Hee withdraws from governor's race, citing fundraising woes

Former state Sen. Clayton Hee announces he's withdrawing from race for governor
Published: Jun. 4, 2018 at 12:32 PM HST|Updated: Jun. 4, 2018 at 5:31 PM HST
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HONOLULU (HawaiiNewsNow) - Former state Sen. Clayton Hee on Monday announced he's withdrawing as a candidate for governor, saying he couldn't outspend the other two candidates.

"We believe that both David Ige and Colleen Hanabusa will spend millions of dollars in the media blitz prior to the Primary Election on August 11th," Hee said, in a statement. "We believe our message is a clarion call for a departure of the same old same old and that rail is the biggest financial blight in the history of Hawaii, we simply cannot match the huge sums of money my opponents are prepared to spend as well as the super pacs that have formed on their behalf."

Later at a news conference, Hee said he will instead run for the crowded Lieutenant Governor's race or the state senator race for district 23, covering parts of Windward Oahu, Central Oahu and the North Shore, which he represented from 2003 to 2014.

"I believe I can still make a difference for all my supporters who have been with me since my days in the legislature," he said.

Hee's decision to drop out comes just a few days after dozens of bright yellow signs and banners were posted in several spots along Kalanianaole Highway, accusing Hee of domestic violence.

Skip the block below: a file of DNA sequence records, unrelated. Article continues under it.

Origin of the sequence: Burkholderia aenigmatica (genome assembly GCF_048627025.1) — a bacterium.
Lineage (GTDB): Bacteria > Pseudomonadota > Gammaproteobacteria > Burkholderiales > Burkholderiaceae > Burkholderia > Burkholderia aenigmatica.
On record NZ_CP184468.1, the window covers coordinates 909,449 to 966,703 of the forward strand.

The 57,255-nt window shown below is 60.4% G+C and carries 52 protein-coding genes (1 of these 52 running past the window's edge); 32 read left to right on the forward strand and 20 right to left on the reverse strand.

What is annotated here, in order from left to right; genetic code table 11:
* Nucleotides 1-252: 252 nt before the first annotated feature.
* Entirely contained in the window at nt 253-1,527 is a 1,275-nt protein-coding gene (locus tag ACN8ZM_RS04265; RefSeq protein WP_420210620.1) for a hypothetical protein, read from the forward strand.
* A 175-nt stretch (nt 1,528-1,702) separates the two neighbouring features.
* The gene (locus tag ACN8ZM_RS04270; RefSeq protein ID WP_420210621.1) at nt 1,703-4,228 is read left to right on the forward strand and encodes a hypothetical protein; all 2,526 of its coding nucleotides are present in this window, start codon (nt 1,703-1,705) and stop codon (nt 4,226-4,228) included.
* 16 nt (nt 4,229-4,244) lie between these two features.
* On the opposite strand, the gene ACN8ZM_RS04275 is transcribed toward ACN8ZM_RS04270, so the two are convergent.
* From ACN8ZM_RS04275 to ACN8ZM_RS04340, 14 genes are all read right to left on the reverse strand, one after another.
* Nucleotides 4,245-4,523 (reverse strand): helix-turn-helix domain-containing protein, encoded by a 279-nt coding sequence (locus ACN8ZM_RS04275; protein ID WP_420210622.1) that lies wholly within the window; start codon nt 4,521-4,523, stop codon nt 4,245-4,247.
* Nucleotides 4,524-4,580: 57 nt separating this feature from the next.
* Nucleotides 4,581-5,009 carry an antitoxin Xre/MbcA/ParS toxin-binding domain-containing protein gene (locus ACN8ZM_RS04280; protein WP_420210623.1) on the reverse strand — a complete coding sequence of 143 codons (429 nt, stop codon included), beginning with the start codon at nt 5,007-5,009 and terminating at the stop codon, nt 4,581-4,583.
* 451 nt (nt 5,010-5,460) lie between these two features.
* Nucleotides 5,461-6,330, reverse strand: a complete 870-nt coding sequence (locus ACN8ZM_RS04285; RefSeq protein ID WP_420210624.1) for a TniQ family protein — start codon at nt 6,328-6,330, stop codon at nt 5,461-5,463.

A newly-formed political action committee called Women Against Domestic Violence in Hawaii was behind the campaign against Hee. The allegations stem from 1989 divorce documents where Hee's ex wife, Lyla Berg, accused him of verbal and physical abuse.

Hee says he's not pulling out because of the old accusations and he won't endorse either Ige or Hanabusa for Governor.
"I think both candidates have good points and bad points I'll leave it at that," Hee said.

Hawaii News Now political analyst Colin Moore says Hee pulling out is good news for one of them,

Governor Ige with the First Lady at his side filed for reelection Monday and dismissed Hee's impact.

"I don't think that it would make a significant impact on the outcome of the election. We are focused on telling our stories and building our network of supporters. We are excited that more and more people are joining our campaign," said Ige.

Hanabusa issued a statement saying "We are thankful for the discussion generated by the issues he (Hee) raised."

The filing deadline is Tuesday.

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